If you look at the code example above, you'll see our alert(outerScopeVar) is in the part of the code which happens immediately. This is why it doesn't show the correct value; because the value hasn't been received yet! It's like giving Jim the empty sheet right after having hung up, before Bob calls me back.

All we need to do, is to move that code into the callback as well;

var outerScopeVar;
var img = document.createElement('img');

img.onload = function() {
    outerScopeVar = this.width;
    alert(outerScopeVar);
};

img.src = 'lolcat.png';

You'll always see a callback being specified as a function, because that's the only* way in JavaScript to define some code, but not execute it until later.

In all of our examples, the function() { /* Do something */ } is the callback; move the code which needs the response of the operation into there!

You'll also notice there's now no need to have outerScopeVar declared as a global variable. Your code can just become:

var img = document.createElement('img');

img.onload = function() {
    var localScopeVar = this.width;
    alert(localScopeVar);
};

img.src = 'lolcat.png';

* Technically you can use eval() as well, but eval() is evil for this purpose


But I've got Jim waiting for me to finish the report. How do I keep him waiting?

You might have something like this at the moment:

function goAndCreateAReportPlease(onWhat) {
    var outerScopeVar;

    var img = document.createElement('img');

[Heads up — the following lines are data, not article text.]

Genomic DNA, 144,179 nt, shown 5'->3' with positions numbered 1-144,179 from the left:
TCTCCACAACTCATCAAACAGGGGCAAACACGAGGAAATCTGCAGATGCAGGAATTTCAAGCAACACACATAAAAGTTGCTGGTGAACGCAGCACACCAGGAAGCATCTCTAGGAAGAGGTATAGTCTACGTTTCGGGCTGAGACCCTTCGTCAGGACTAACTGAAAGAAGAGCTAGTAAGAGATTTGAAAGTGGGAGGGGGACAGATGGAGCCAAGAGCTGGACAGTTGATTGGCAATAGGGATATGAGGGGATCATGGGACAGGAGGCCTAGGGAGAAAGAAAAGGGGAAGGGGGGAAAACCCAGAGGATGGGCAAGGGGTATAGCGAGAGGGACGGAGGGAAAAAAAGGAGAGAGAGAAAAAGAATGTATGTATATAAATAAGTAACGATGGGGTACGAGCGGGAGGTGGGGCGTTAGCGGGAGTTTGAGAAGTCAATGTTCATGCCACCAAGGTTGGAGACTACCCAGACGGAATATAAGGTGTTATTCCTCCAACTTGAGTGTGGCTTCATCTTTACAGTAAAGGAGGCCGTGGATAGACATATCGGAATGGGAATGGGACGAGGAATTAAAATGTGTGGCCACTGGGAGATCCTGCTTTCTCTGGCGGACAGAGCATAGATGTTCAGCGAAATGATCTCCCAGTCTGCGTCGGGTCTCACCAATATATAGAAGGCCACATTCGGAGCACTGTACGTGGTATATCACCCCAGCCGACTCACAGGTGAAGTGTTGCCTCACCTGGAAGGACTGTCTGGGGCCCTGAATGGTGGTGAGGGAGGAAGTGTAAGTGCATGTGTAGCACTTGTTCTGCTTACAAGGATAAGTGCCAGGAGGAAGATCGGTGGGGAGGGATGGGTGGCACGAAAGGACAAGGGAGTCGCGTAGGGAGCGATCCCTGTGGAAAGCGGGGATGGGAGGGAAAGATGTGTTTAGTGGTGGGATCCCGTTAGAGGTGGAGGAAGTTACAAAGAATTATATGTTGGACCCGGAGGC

img.onload = function() {
        outerScopeVar = this.width;
    };
    img.src = 'lolcat.png';
    return outerScopeVar;
}

var report = goAndCreateAReportPlease('how did we foo the bar?');
alert(report);

However, we now know that the return outerScopeVar happens immediately; before we've had chance to get the data from Bob. Jim get's an incomplete report, and isn't happy.

Well, Jim doesn't want to wait by my desk for me to finish me report. He asked me to do it, and told me to call him back once it was done.

Sound familiar?

That's right... we need to allow Jim to register a callback, so we can tell him once the report is finished.

function goAndCreateAReportPlease(onWhat, callback) {
    var img = document.createElement('img');

    // Here's where I'm telling Bob to call me back once he's got the information
    img.onload = function() {
        // This is where I complete my report once I've got my information,
        // and then call back Jim once I've done.
        callback(this.width);
    };

    // Here's where I'm telling Bob the information I need.
    img.src = 'lolcat.png';
}

// Jim asks me to create a report. He passes his callback as a second parameter
goAndCreateAReportPlease('how did we foo the bar?', function (report) {
    // This is where I'm ringing him with the report.
    alert(report);
});

// In the meantime, Jim can go and do something else.
share|improve this answer
    
Uh, I now imagine an [event] queue of ringing phones in front of me while still finishing my email :-) –  Bergi May 29 at 15:57
    
Thanks for the awesome answer! Just a few things to note: in your dialogue examples, you're using both "me" and "Matt" to refer to yourself -- at first glance that seems to imply different persons. As for the img.onload's "instant callback", I was considering leaving it outside of the topic's scope as that is mostly a caveat/implementation detail with img.onload than the callback pattern. But it is not bad to have extra info about that regardless. –  Fabrício Matté May 30 at 0:40
    
@FabrícioMatté: Fixed the "me" vs "Matt"; you won't believe how many times I've read through the answer and never noticed that. I'm quite happy to leave the onload out; as you said, it makes the answer shorter, and is an onload problem instead of that of asynchronicity. –  Matt Jun 1 at 17:13